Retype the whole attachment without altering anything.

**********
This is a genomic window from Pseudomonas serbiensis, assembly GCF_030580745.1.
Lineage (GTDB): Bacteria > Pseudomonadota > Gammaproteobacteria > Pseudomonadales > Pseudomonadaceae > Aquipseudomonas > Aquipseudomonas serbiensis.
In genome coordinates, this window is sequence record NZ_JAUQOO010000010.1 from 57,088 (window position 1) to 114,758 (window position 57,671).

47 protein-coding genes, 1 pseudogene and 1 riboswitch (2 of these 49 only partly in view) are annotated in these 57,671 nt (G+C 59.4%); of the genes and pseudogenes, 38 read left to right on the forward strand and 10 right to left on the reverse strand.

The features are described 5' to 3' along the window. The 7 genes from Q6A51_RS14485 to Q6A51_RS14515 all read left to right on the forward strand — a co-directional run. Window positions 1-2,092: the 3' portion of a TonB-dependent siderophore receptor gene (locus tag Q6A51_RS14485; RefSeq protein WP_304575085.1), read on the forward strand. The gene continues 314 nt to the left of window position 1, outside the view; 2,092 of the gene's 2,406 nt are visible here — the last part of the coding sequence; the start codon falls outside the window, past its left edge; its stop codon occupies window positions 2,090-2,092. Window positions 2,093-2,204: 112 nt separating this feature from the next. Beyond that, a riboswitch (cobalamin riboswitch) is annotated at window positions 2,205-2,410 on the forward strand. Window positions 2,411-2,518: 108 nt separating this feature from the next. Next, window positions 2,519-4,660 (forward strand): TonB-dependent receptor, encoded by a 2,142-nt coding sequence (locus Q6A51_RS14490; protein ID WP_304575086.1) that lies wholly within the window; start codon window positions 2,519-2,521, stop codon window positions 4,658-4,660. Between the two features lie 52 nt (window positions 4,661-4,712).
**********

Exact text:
This is a genomic window from Pseudomonas serbiensis, assembly GCF_030580745.1.
Lineage (GTDB): Bacteria > Pseudomonadota > Gammaproteobacteria > Pseudomonadales > Pseudomonadaceae > Aquipseudomonas > Aquipseudomonas serbiensis.
In genome coordinates, this window is sequence record NZ_JAUQOO010000010.1 from 57,088 (window position 1) to 114,758 (window position 57,671).

47 protein-coding genes, 1 pseudogene and 1 riboswitch (2 of these 49 only partly in view) are annotated in these 57,671 nt (G+C 59.4%); of the genes and pseudogenes, 38 read left to right on the forward strand and 10 right to left on the reverse strand.

The features are described 5' to 3' along the window. The 7 genes from Q6A51_RS14485 to Q6A51_RS14515 all read left to right on the forward strand — a co-directional run. Window positions 1-2,092: the 3' portion of a TonB-dependent siderophore receptor gene (locus tag Q6A51_RS14485; RefSeq protein WP_304575085.1), read on the forward strand. The gene continues 314 nt to the left of window position 1, outside the view; 2,092 of the gene's 2,406 nt are visible here — the last part of the coding sequence; the start codon falls outside the window, past its left edge; its stop codon occupies window positions 2,090-2,092. Window positions 2,093-2,204: 112 nt separating this feature from the next. Beyond that, a riboswitch (cobalamin riboswitch) is annotated at window positions 2,205-2,410 on the forward strand. Window positions 2,411-2,518: 108 nt separating this feature from the next. Next, window positions 2,519-4,660 (forward strand): TonB-dependent receptor, encoded by a 2,142-nt coding sequence (locus Q6A51_RS14490; protein ID WP_304575086.1) that lies wholly within the window; start codon window positions 2,519-2,521, stop codon window positions 4,658-4,660. Between the two features lie 52 nt (window positions 4,661-4,712).